Christmas Eve may still be 10 weeks away, but it’s time to start making plans if you want to cut your own Christmas tree in a U.S. forest this year.
“Every tree that is found, cut, and carried home creates a new story,” Forest Service Chief Randy Moore said in a statement. “These stories become the memories and traditions we carry on for generations and further connect families with their local forests.”
To help families create memorable experiences and holiday traditions, the Forest Service has already begun selling permits to cut your own Christmas tree in some U.S. forests. What’s more, the practice even increases the forest’s overall health.
A Healthy Practice
Before you start to think cutting a tree down will lead to the destruction of parts of national forests, keep in mind that harvesting Christmas trees is actually good for the forests and plays a role in sound forest management. That’s because the permit system helps to thin densely populated stands of small-diameter trees.
Here’s how it works. First, local forest health experts identify forest areas that will benefit from thinning trees that tend to be the perfect size for Christmas trees. When people purchase Christmas tree permits and remove trees from these areas, it helps other trees grow larger as well as opens areas that provide forage for wildlife.
What To Do
The Forest Service began selling Christmas tree permits through the Recreation.gov website last year, which makes it convenient for visitors to find and purchase permits. The Forest Service is continuing the practice this year.
“We heard from many visitors that they liked the new online permit system, and we also heard from local forests that permit sales were incredibly successful,” DeLappe said.
Participating national forests, which number over 70, include Shoshone, Bighorn, Olympic, and Shawnee.
The Forest Service began selling permits for some forests on October 14. It’s important to note that 90 percent of the national forests which offered Christmas tree permits last year made them available through Recreation.gov. This year, more national forests will be offering permits online, increasing your chances of finding a forest offering permits online that is close to your home.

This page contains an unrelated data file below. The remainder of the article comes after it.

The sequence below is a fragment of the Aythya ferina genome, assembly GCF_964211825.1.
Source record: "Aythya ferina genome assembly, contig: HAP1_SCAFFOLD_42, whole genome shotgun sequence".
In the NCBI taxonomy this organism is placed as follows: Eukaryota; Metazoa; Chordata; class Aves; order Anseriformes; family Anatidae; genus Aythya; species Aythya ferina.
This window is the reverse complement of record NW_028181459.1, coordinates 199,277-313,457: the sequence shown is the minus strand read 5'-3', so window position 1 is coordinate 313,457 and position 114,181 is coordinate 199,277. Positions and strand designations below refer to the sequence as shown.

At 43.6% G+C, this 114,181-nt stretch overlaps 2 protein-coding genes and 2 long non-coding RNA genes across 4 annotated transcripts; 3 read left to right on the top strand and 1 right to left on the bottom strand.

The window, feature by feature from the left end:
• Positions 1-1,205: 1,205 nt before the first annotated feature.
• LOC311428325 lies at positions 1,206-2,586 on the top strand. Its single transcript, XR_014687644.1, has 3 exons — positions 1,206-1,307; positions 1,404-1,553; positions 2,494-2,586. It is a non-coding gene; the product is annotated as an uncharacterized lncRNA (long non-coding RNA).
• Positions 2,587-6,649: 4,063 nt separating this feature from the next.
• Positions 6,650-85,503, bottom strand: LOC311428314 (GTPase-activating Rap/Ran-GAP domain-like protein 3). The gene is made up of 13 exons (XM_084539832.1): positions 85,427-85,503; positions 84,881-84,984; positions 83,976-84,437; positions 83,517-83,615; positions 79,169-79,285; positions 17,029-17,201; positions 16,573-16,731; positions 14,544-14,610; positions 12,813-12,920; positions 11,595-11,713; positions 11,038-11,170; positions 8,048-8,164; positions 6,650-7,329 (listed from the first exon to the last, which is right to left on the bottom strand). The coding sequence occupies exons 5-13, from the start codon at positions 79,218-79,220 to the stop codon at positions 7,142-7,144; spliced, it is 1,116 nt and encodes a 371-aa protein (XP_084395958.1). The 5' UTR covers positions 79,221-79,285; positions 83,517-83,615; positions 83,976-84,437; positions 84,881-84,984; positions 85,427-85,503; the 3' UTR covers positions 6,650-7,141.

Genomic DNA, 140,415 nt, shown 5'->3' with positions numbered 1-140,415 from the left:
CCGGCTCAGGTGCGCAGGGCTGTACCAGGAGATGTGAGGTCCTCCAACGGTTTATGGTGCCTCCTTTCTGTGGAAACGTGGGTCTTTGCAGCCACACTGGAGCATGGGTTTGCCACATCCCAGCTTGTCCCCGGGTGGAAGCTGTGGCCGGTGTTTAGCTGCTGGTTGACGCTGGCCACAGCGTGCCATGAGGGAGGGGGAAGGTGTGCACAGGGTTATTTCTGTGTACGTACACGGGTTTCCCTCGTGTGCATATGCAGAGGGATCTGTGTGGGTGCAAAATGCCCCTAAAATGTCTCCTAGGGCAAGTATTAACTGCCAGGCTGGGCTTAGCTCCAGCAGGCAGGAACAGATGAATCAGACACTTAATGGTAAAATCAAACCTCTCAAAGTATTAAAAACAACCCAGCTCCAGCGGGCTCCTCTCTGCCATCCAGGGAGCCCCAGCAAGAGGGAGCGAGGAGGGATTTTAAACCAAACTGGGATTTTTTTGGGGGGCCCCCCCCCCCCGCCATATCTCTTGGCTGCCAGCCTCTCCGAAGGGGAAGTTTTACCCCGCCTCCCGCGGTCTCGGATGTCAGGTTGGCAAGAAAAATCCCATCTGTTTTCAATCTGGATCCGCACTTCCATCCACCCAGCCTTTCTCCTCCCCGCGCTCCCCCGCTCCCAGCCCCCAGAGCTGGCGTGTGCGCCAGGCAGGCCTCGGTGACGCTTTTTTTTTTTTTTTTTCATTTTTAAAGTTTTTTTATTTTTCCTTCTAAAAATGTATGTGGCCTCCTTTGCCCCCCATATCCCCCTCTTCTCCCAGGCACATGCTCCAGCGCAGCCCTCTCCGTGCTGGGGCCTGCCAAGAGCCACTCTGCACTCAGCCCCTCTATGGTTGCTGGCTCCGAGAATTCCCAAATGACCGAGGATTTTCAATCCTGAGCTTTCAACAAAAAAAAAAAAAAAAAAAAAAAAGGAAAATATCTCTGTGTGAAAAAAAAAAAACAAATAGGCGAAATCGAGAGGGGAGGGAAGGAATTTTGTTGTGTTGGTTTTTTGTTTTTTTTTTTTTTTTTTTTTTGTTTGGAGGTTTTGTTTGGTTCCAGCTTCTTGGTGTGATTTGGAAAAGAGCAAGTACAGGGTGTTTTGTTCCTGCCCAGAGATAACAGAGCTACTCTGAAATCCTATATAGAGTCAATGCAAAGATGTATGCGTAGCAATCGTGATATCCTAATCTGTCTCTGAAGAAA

How To Purchase Permits
Once you decide to cut your own Christmas tree, the next step is to figure out where you can legally cut your own tree. Finding that place may not prove to be as difficult as you may think.
You’ll start by visiting the Recreation.gov website.
On the site, you’ll use a search tool to find the participating forest that works best for you. It’s important to note that each forest will have specific guidelines, cutting area maps, and season dates for cutting a holiday tree.
Then, you’ll purchase your permit online. And, don’t forget to print your permit so you can display it on your vehicle’s dashboard when you go to cut your tree.
A Special Offer For 4th Graders
If one of your kids or grandkids is in fourth grade, the U.S. Department of the Interior has a special offer for them.
All fourth graders, or age equivalent, are eligible to receive what’s called an “Every Kid Outdoors” pass. The pass, which is valid until August 30, 2022, admits kids to more than 2,000 federally managed lands and water sites across the country.
Every Kid Outdoors pass/voucher holders are also eligible for a free Christmas tree permit at their local national forest. Details on using the pass to get a free Christmas tree permit can be found here.
Know Before You Go
Once you have your Christmas tree permit and arrive at the forest to cut your tree, there are several guidelines you’ll need to follow. For example, the tree you choose must be at least 200 feet from main roads, recreation sites, and campgrounds.
You’ll also need to be sure to select a tree that has a trunk that is 6 inches or less in diameter and be sure to cut the tree no higher than 6 inches above ground level. And, of course, never cut a tall tree so you can use its top section as your Christmas tree.
You can find more tips and guidance from the Forest Service about cutting your own Christmas tree here.
While you’re thinking about being outdoors and cutting your own Christmas tree, be sure to also read all of our Outdoor Activities coverage.